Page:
In the first period of the Bronze Age, five main groups can be distinguished, corresponding to a double commercial current: the eastern group of Savoy and the Jura (Fontaine-le-Puits, Savoy); the Cévennes group, with offshoots towards Provence (La Liquisse, Aveyron; Durfort, Gard); the Gironde group (Cabut, Gironde; Singleyrac, Dordogne); the Breton group, which extends over the departments of Finistère, Côtes-du-Nord, Morbihan, and also Normandy; the north-eastern group, from the Allier department to Lorraine, through Franche-Comté.
In the Jura some tumuli can be attributed to the second period of the Bronze Age (fields and tombs of Mesnay, near Arbois). In the third period of the bronze, as in Germany, the mounds multiply and their distribution area widens. The eastern territories, Lorraine, Burgundy and Franche-Comté, are called to exercise a preponderant part. The tombs (Courtavant, Aube) closely resemble those of the left bank of the Rhine and the objects of furnishings offer the greatest analogies with those collected in the tombs of Germany. In the fourth period, the mounds still gain ground; around noon they reach the department of Lozère (La Roche-Rousse); towards the north they reach the Upper Marne. At the same time, cremation cemeteries are also known, Urnenfelder). The two groups of necropolis correspond to two groups of populations. The mounds represent the expansion of the Celts in France, the urn fields that of the foreign elements marching to the west, who came from further away than the Celts, since they spread in France the pottery of the Lusatian type (H. Hubert), rather than that of the peoples of the Alpine race, who, with their union with the men of the mounds, would have formed the Celts in eastern Gemiania (E. Rademacher). At the end of the Bronze Age, the area of expansion of a type of weapon, the tabbed swords, which covers and limits the expansion area of the mounds to the west and south (region of Paris, Cher, Vézère, Vaucluse, Drôme and Varo) must be considered as an index of the progress of the Celts.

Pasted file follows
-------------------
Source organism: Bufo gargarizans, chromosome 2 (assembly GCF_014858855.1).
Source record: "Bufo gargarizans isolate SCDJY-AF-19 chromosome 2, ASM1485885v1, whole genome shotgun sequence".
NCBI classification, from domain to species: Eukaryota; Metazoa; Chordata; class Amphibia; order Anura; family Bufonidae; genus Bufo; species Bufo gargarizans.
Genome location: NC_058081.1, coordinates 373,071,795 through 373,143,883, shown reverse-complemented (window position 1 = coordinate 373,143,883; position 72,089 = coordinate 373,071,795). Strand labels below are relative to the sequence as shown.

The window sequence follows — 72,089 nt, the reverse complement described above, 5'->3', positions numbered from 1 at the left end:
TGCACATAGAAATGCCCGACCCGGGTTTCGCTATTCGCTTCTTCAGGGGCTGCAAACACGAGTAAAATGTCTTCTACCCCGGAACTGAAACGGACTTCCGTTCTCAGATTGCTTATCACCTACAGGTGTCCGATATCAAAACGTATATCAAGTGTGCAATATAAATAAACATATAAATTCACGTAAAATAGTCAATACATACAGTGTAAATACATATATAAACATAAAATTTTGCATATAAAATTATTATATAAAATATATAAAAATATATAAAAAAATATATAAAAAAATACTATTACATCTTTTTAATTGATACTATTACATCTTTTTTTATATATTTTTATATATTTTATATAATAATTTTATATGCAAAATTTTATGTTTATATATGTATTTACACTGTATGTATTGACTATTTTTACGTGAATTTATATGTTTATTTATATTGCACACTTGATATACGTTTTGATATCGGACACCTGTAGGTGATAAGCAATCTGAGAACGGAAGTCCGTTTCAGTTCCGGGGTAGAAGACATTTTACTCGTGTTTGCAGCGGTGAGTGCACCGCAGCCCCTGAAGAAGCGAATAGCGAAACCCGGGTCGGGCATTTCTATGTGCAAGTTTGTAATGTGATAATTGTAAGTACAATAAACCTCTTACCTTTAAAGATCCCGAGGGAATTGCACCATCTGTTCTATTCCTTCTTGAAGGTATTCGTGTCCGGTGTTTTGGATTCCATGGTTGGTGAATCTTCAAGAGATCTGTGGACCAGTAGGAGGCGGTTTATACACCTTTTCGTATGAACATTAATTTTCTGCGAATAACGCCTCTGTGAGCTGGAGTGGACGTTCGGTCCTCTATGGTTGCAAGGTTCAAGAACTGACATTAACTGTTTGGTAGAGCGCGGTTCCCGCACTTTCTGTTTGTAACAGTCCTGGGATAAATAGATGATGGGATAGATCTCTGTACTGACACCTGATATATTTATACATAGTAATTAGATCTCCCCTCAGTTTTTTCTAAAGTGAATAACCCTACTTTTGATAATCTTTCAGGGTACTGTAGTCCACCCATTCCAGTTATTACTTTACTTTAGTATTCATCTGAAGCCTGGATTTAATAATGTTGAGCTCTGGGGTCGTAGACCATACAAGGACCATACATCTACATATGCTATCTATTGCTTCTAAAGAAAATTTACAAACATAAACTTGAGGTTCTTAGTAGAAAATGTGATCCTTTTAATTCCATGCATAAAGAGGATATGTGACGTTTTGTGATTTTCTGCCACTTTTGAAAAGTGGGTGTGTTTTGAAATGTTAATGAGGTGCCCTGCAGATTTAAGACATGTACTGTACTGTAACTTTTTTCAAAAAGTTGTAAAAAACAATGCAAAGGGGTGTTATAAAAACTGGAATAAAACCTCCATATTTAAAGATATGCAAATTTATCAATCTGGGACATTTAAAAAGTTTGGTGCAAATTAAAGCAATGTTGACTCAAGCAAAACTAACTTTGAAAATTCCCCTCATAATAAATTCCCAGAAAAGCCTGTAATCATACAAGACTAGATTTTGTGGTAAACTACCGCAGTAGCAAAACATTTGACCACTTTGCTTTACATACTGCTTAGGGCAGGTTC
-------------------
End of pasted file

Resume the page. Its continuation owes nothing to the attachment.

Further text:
For the deposits relating to the Iron Age see Gallic civilization.